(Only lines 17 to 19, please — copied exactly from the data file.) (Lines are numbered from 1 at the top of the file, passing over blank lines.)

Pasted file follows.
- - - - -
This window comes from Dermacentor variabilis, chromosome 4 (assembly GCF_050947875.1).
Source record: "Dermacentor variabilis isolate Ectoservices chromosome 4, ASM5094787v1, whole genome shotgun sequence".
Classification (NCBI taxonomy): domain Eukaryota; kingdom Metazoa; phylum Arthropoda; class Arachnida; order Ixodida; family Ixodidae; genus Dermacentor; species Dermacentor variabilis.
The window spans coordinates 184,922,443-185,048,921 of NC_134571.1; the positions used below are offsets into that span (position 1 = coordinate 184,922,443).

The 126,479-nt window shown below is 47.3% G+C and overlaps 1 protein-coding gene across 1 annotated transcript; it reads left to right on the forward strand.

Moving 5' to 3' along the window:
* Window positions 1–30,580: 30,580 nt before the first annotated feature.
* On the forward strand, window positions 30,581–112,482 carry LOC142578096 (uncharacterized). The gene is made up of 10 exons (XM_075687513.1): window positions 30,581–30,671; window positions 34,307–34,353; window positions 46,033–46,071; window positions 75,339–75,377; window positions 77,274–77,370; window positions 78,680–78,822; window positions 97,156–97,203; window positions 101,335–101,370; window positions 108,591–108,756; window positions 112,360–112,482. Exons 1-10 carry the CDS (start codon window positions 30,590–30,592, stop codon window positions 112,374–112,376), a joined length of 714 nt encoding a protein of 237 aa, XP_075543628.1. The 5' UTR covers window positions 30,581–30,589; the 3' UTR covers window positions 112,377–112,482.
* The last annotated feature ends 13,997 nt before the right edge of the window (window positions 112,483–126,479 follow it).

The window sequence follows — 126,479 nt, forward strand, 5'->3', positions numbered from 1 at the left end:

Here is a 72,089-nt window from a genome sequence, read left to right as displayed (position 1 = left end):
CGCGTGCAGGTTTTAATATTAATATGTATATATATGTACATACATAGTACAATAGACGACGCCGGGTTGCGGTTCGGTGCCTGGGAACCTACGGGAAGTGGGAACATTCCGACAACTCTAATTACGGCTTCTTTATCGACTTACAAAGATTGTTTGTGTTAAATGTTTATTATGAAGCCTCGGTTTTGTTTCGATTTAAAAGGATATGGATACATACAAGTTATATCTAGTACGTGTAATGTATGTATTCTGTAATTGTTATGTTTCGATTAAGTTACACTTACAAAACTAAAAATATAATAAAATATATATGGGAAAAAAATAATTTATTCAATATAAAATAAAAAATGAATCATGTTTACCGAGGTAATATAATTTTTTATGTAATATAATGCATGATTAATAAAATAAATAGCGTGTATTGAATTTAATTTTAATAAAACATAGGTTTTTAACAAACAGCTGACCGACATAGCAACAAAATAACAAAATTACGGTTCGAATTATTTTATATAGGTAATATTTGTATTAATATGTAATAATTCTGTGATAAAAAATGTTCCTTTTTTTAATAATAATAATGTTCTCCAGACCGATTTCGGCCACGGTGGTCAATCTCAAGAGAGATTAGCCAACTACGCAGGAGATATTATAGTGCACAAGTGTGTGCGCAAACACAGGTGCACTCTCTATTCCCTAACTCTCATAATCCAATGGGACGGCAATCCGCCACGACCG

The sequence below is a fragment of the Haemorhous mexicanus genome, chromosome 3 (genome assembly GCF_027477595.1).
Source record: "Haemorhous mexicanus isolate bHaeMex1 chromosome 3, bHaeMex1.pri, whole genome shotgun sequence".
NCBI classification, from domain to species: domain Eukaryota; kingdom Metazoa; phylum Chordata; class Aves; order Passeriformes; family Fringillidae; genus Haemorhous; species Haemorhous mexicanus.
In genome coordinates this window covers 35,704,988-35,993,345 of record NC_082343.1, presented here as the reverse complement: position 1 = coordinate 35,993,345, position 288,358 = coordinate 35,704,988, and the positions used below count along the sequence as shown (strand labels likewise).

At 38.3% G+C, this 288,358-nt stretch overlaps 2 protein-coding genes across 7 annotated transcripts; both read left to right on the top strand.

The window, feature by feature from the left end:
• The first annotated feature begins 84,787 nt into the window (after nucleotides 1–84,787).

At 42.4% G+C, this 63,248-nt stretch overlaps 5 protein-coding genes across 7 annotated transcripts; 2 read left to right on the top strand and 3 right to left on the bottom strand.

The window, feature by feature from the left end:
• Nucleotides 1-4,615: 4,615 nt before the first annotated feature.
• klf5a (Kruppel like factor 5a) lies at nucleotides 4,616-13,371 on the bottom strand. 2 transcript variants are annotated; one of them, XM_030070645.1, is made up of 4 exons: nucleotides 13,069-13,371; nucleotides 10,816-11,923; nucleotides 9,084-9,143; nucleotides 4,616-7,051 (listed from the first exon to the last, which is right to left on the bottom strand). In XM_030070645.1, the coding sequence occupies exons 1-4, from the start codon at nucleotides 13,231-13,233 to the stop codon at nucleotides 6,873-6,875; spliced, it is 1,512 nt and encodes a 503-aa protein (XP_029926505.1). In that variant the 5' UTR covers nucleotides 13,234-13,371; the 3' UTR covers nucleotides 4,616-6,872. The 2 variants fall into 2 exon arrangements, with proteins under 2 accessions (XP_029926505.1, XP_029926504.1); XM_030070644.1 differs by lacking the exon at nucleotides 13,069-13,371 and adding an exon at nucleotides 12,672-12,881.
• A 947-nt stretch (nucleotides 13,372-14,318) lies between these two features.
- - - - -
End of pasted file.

At 38.3% G+C, this 288,358-nt stretch overlaps 2 protein-coding genes across 7 annotated transcripts; both read left to right on the top strand.

The window, feature by feature from the left end:
• The first annotated feature begins 84,787 nt into the window (after nucleotides 1–84,787).